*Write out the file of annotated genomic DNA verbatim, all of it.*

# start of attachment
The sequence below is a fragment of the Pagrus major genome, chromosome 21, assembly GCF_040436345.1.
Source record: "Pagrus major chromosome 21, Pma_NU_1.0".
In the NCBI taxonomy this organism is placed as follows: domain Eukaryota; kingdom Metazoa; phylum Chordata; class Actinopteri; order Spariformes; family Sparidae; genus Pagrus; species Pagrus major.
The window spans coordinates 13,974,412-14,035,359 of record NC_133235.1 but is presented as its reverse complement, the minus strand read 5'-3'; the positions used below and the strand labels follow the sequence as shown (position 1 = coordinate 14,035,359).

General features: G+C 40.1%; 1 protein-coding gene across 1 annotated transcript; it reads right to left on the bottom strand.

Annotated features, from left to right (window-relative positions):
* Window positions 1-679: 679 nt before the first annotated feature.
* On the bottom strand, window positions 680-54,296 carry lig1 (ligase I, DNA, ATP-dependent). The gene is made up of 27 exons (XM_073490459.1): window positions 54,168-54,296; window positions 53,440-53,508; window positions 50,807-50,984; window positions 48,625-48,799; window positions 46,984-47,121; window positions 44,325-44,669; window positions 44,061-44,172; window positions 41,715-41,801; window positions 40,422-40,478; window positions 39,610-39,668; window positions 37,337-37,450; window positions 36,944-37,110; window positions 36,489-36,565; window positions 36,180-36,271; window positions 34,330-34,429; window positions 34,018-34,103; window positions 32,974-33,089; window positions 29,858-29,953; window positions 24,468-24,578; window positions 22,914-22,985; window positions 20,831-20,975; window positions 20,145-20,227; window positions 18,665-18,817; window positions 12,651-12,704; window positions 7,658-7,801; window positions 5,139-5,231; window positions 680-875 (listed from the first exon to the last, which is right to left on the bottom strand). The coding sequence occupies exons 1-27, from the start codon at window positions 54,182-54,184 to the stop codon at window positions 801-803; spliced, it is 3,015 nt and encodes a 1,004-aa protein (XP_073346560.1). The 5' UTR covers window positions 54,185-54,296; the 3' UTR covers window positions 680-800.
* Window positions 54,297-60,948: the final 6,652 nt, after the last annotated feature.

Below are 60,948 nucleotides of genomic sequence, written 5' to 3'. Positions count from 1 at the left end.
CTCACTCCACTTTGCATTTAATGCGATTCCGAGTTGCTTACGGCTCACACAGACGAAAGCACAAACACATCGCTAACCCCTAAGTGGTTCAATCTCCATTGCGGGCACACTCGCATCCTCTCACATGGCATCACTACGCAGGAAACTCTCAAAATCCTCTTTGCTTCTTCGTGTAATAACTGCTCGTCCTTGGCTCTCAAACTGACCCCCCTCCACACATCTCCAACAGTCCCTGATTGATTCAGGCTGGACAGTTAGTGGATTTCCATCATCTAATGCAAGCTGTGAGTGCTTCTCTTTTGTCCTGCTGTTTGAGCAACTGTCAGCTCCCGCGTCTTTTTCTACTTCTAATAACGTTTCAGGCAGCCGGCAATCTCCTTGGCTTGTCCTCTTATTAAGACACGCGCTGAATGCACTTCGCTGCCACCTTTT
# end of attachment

The sequence below is a fragment of the Pagrus major genome, chromosome 21, assembly GCF_040436345.1.
Source record: "Pagrus major chromosome 21, Pma_NU_1.0".
In the NCBI taxonomy this organism is placed as follows: domain Eukaryota; kingdom Metazoa; phylum Chordata; class Actinopteri; order Spariformes; family Sparidae; genus Pagrus; species Pagrus major.
The window spans coordinates 13,974,412-14,035,359 of record NC_133235.1 but is presented as its reverse complement, the minus strand read 5'-3'; the positions used below and the strand labels follow the sequence as shown (position 1 = coordinate 14,035,359).

General features: G+C 40.1%; 1 protein-coding gene across 1 annotated transcript; it reads right to left on the bottom strand.

Annotated features, from left to right (window-relative positions):
* Window positions 1-679: 679 nt before the first annotated feature.
* On the bottom strand, window positions 680-54,296 carry lig1 (ligase I, DNA, ATP-dependent). The gene is made up of 27 exons (XM_073490459.1): window positions 54,168-54,296; window positions 53,440-53,508; window positions 50,807-50,984; window positions 48,625-48,799; window positions 46,984-47,121; window positions 44,325-44,669; window positions 44,061-44,172; window positions 41,715-41,801; window positions 40,422-40,478; window positions 39,610-39,668; window positions 37,337-37,450; window positions 36,944-37,110; window positions 36,489-36,565; window positions 36,180-36,271; window positions 34,330-34,429; window positions 34,018-34,103; window positions 32,974-33,089; window positions 29,858-29,953; window positions 24,468-24,578; window positions 22,914-22,985; window positions 20,831-20,975; window positions 20,145-20,227; window positions 18,665-18,817; window positions 12,651-12,704; window positions 7,658-7,801; window positions 5,139-5,231; window positions 680-875 (listed from the first exon to the last, which is right to left on the bottom strand). The coding sequence occupies exons 1-27, from the start codon at window positions 54,182-54,184 to the stop codon at window positions 801-803; spliced, it is 3,015 nt and encodes a 1,004-aa protein (XP_073346560.1). The 5' UTR covers window positions 54,185-54,296; the 3' UTR covers window positions 680-800.
* Window positions 54,297-60,948: the final 6,652 nt, after the last annotated feature.

Below are 60,948 nucleotides of genomic sequence, written 5' to 3'. Positions count from 1 at the left end.
CTCACTCCACTTTGCATTTAATGCGATTCCGAGTTGCTTACGGCTCACACAGACGAAAGCACAAACACATCGCTAACCCCTAAGTGGTTCAATCTCCATTGCGGGCACACTCGCATCCTCTCACATGGCATCACTACGCAGGAAACTCTCAAAATCCTCTTTGCTTCTTCGTGTAATAACTGCTCGTCCTTGGCTCTCAAACTGACCCCCCTCCACACATCTCCAACAGTCCCTGATTGATTCAGGCTGGACAGTTAGTGGATTTCCATCATCTAATGCAAGCTGTGAGTGCTTCTCTTTTGTCCTGCTGTTTGAGCAACTGTCAGCTCCCGCGTCTTTTTCTACTTCTAATAACGTTTCAGGCAGCCGGCAATCTCCTTGGCTTGTCCTCTTATTAAGACACGCGCTGAATGCACTTCGCTGCCACCTTTT